“I think that was part of the problem, that I was the breadwinner, which is sometimes I think tough for men to face.
“Additionally, I’m from a good family here in town, very close-knit, hard-working, and I think that was also an issue for him. I think I was his ticket to normal. Brian grew up with an abusive father. With my family we’re always together as much as we can be, we’re always doing things together as a family, whether it’s our Sunday morning breakfast, or just drop-in dinners at my Dad’s house. And he never had that.”
That there were problems in the relationship was apparent to family members.
“It actually tore our family apart and, essentially, I chose Brian over my family, although not intentionally.”
She ended up not on speaking terms with most members of her family.
“My family, they couldn’t sit back and watch this go on. I probably would have removed myself, too, if it was me having to watch someone go through that.”
He told her about the abuse in his childhood?
“He did after the abuse started in our relationship,” she said.
Shannon changed her mind about the first order of protection about a month after it was issued.
“We asked the court for the protective order to be limited so he could be back at home,” she said. “I was basically swooned, looking back on it in retrospect, manipulated to be back with him.
“He wasn’t a complete jerk all the time,” she said. “He was very capable of love, loving me very deeply, when he wasn’t angry.”
The hot coffee incident was in February 2011, but they were back together in a month and by April they rented a house together in town.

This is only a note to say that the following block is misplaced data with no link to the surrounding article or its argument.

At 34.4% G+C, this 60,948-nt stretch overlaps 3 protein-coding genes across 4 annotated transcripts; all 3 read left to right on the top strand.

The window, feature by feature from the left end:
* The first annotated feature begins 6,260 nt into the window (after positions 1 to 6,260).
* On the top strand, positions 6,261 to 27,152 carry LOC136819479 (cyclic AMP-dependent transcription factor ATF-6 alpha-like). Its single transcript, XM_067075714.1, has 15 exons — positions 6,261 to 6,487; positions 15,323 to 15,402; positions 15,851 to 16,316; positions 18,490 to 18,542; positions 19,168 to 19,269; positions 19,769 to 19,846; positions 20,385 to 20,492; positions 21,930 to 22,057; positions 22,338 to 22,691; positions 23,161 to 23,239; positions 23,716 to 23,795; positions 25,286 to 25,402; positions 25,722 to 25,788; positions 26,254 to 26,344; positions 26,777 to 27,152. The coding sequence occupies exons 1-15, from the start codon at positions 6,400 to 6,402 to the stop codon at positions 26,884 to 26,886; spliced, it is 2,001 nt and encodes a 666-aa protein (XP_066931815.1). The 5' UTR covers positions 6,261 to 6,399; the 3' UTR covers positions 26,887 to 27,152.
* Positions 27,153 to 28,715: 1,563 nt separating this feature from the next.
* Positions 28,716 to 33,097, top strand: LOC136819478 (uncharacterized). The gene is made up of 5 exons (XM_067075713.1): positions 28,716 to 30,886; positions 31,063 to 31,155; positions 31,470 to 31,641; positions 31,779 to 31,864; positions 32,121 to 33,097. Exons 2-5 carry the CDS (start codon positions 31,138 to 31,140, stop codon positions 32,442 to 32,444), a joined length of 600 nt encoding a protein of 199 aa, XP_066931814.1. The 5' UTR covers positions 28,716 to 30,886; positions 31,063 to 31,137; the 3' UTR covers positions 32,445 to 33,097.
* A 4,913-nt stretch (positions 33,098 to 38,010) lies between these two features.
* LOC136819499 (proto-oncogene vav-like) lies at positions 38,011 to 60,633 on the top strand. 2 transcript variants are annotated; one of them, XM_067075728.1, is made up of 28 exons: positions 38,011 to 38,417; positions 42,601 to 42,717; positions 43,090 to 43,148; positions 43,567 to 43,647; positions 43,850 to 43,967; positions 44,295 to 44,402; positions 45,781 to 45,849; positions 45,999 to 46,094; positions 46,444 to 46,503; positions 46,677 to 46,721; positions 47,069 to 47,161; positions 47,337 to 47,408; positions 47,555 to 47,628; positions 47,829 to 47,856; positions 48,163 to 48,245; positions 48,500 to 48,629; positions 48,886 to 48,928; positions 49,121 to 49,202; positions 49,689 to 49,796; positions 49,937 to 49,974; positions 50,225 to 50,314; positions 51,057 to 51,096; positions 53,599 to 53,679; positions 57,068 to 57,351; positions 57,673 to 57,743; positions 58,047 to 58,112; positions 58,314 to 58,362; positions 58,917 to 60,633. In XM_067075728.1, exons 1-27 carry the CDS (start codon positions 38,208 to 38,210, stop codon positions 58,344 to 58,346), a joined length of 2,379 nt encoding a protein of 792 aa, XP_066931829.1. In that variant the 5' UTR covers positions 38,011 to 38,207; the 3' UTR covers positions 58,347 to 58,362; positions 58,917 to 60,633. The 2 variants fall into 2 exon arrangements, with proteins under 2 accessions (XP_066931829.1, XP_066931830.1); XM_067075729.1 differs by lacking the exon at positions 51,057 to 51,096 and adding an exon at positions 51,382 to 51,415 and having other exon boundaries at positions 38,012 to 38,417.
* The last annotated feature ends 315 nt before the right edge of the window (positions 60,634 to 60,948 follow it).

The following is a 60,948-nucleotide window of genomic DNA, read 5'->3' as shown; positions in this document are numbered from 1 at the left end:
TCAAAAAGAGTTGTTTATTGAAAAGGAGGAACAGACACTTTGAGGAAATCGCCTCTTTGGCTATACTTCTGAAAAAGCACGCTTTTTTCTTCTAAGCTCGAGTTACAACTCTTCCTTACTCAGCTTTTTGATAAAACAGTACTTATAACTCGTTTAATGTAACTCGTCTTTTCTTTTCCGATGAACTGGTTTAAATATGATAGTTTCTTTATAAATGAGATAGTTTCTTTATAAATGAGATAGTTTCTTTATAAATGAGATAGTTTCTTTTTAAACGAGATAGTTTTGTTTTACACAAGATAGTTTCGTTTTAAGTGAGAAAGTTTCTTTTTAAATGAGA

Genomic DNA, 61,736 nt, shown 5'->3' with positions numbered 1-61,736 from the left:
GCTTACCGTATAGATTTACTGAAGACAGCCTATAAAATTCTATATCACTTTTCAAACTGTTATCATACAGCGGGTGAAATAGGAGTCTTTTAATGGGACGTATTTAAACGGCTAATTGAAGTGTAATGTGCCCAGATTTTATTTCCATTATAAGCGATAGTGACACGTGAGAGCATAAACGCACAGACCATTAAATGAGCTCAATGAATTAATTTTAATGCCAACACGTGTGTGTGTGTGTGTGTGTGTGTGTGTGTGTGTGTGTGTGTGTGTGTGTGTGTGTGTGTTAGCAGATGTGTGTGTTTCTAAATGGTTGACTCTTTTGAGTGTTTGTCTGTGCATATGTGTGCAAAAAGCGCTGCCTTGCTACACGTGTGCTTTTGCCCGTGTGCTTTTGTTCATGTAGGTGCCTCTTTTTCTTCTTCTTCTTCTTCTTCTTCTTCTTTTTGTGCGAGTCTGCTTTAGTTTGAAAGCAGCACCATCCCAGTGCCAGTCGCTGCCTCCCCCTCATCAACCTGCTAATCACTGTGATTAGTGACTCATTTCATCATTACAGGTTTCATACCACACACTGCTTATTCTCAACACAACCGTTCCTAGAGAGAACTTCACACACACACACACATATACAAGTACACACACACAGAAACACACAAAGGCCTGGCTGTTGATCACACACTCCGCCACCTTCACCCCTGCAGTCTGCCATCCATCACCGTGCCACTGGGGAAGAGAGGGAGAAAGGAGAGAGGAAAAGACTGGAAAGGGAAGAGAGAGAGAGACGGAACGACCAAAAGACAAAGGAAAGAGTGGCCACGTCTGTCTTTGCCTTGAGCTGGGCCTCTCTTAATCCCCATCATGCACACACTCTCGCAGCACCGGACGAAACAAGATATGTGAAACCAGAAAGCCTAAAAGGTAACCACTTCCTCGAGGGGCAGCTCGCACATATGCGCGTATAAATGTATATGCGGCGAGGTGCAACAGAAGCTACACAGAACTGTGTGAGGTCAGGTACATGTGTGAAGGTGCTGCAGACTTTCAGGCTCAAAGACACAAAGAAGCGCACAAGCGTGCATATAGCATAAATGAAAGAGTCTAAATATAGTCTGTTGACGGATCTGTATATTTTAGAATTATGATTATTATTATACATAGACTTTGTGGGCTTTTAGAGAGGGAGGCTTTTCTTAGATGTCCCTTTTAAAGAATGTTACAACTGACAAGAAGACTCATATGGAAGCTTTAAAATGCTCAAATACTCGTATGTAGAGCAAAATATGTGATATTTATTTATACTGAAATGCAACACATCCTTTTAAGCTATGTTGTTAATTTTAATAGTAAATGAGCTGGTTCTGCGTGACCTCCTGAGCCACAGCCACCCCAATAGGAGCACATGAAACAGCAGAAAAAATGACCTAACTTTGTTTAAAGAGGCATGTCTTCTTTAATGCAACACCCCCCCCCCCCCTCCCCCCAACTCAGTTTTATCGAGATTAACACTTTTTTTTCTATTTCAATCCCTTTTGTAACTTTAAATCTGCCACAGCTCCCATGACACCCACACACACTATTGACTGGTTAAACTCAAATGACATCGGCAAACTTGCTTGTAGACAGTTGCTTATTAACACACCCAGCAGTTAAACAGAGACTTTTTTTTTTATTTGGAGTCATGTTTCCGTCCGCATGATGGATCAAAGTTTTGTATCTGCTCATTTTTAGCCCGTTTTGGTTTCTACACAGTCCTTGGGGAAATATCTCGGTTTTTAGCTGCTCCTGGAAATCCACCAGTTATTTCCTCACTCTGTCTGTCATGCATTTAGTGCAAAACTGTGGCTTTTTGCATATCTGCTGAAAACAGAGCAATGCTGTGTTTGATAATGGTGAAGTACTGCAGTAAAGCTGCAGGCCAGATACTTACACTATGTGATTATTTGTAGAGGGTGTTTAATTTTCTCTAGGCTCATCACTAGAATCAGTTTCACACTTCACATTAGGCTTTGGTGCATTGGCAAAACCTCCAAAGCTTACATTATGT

His anger and need for control hadn’t changed.
“I tried everything with him, I put us into couples therapy, and even the therapist told me, ‘run.’
“I got him to the doctors that he needed to get the bipolar and the OCD under control, but nothing seemed to help.”
While they were living together abusive incidents occurred “at least every two weeks, if not more,” Shannon said.
“It was the weirdest thing. He would cry after every incident. And after the last incident, on New Year’s Day, he didn’t cry. He would always be apologetic and say he wished he’d ‘had a different head’ — those were his exact words.
“He knew that he was suffering from a mental illness, and a substantial one. I’m sure it’s a learned behavior, because his father was the abuser, and that’s what he grew up thinking was normalcy,” she said.
“And that was another thing I never understood, I would always ask him and he would say he’d never hurt any of his other girlfriends in the past, and I always wondered why it was me. I felt like he hated me.
“So from the time he came back home in June, until the final incident, which was on New Year’s Day, life was just hell. It was terrible,” Shannon said. “I was the only one working. It got to be difficult, and I think the fact that he was home and I was going out working infuriated him even more.
“As I said, he wasn’t a social person, he didn’t have many friends, so we were kind of bound to the house a lot, which is hard for me, because I’m really a people person, very outgoing, very social, and so I actually became very close friends with my neighbor, who went to high school with me, and she had no idea about what I was dealing with, or what I was living with.
“New Year’s Eve I’d persuaded him to go next door to my neighbor’s house for her get-together for New Year’s Eve, and everything was going great, we were having a nice time, and he had exchanged words with a girl who had been drinking,” Shannon said.
“And it actually escalated to the point where he physically pushed this girl to the ground in front of the entire party. Four of the gentlemen that were actually there restrained Brian and became physical with him, because there was just no getting him to rational,” she said.